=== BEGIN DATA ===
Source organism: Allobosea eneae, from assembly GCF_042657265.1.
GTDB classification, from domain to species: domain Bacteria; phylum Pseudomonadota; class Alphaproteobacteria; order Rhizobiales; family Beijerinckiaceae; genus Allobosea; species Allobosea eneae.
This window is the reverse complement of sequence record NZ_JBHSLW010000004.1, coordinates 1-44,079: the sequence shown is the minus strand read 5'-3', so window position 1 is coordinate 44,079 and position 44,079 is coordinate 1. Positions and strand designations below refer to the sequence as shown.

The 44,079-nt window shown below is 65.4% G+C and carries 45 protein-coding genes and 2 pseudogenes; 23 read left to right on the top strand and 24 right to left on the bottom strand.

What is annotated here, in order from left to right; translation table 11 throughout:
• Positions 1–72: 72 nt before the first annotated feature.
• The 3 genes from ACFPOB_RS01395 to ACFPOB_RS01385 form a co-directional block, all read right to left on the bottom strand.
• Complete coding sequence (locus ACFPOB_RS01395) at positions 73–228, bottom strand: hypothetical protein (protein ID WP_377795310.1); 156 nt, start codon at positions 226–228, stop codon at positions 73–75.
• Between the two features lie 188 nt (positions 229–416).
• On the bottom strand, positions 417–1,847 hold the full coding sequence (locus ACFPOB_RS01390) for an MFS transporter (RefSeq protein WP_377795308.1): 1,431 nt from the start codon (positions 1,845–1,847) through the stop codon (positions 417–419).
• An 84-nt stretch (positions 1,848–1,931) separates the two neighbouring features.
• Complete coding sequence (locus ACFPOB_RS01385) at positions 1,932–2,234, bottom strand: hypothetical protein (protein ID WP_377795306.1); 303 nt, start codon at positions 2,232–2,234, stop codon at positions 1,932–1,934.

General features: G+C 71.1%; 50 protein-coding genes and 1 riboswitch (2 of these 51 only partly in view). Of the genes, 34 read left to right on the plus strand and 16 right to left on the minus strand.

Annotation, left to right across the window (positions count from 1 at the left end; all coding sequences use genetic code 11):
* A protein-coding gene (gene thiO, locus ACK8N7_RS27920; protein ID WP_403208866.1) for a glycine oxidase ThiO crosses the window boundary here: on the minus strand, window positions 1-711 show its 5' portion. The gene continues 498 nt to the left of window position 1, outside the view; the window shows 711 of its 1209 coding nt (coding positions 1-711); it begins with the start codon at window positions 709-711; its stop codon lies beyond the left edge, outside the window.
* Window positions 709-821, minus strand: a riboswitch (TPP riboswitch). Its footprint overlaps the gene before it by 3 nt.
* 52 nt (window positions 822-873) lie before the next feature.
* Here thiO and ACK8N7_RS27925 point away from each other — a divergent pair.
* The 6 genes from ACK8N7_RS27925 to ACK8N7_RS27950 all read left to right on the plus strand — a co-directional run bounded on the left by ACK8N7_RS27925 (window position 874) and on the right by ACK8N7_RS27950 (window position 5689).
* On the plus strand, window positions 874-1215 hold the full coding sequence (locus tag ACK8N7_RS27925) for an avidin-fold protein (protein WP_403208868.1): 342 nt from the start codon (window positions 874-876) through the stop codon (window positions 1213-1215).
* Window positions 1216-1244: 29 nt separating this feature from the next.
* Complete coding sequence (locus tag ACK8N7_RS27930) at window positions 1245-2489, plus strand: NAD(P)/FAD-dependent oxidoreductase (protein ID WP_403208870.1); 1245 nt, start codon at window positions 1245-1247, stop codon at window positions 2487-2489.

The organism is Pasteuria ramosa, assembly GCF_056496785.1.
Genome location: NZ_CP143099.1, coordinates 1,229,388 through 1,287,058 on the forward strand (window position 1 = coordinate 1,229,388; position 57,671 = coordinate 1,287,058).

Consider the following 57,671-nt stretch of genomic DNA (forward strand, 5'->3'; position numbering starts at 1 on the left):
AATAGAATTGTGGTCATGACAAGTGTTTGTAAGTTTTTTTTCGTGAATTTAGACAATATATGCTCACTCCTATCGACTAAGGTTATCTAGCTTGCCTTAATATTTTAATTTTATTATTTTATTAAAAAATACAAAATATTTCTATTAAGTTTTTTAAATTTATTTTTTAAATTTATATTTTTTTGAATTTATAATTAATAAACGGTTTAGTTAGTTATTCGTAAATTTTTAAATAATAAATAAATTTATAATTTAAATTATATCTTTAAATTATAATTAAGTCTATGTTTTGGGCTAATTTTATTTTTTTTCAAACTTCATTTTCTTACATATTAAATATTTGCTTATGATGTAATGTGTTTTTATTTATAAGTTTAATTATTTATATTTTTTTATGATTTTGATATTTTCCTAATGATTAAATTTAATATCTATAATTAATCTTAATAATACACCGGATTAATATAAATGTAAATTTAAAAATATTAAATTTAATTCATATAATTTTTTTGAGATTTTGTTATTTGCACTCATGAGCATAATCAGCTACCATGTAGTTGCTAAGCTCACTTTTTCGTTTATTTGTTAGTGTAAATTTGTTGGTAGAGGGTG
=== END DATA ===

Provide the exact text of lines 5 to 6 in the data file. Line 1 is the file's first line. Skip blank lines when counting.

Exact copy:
What is annotated here, in order from left to right; translation table 11 throughout:
• Positions 1–72: 72 nt before the first annotated feature.